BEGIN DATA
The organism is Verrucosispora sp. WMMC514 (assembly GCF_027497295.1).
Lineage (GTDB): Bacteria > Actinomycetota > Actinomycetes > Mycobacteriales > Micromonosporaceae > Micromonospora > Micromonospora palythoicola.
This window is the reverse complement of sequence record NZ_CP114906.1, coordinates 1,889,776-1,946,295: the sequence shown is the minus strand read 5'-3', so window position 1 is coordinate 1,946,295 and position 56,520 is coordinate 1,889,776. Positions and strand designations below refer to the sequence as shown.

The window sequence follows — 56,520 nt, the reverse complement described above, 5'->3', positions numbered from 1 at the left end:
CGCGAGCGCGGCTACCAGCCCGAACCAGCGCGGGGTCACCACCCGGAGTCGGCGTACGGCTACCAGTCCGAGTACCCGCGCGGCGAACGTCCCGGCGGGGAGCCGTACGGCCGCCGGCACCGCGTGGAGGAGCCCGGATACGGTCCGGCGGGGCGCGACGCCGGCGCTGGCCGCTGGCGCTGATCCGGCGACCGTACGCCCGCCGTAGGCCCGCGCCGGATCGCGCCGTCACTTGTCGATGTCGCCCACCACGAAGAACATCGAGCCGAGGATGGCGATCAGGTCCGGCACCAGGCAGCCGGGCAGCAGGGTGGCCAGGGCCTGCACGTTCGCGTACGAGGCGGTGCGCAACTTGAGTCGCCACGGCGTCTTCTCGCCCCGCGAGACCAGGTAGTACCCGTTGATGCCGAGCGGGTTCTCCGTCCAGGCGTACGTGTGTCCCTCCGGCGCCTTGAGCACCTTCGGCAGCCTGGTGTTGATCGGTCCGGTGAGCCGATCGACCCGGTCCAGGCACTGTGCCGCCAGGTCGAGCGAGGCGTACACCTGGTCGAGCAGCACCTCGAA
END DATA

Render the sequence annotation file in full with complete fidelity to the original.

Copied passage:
The organism is Verrucosispora sp. WMMC514 (assembly GCF_027497295.1).
Lineage (GTDB): Bacteria > Actinomycetota > Actinomycetes > Mycobacteriales > Micromonosporaceae > Micromonospora > Micromonospora palythoicola.
This window is the reverse complement of sequence record NZ_CP114906.1, coordinates 1,889,776-1,946,295: the sequence shown is the minus strand read 5'-3', so window position 1 is coordinate 1,946,295 and position 56,520 is coordinate 1,889,776. Positions and strand designations below refer to the sequence as shown.

The window sequence follows — 56,520 nt, the reverse complement described above, 5'->3', positions numbered from 1 at the left end:
CGCGAGCGCGGCTACCAGCCCGAACCAGCGCGGGGTCACCACCCGGAGTCGGCGTACGGCTACCAGTCCGAGTACCCGCGCGGCGAACGTCCCGGCGGGGAGCCGTACGGCCGCCGGCACCGCGTGGAGGAGCCCGGATACGGTCCGGCGGGGCGCGACGCCGGCGCTGGCCGCTGGCGCTGATCCGGCGACCGTACGCCCGCCGTAGGCCCGCGCCGGATCGCGCCGTCACTTGTCGATGTCGCCCACCACGAAGAACATCGAGCCGAGGATGGCGATCAGGTCCGGCACCAGGCAGCCGGGCAGCAGGGTGGCCAGGGCCTGCACGTTCGCGTACGAGGCGGTGCGCAACTTGAGTCGCCACGGCGTCTTCTCGCCCCGCGAGACCAGGTAGTACCCGTTGATGCCGAGCGGGTTCTCCGTCCAGGCGTACGTGTGTCCCTCCGGCGCCTTGAGCACCTTCGGCAGCCTGGTGTTGATCGGTCCGGTGAGCCGATCGACCCGGTCCAGGCACTGTGCCGCCAGGTCGAGCGAGGCGTACACCTGGTCGAGCAGCACCTCGAA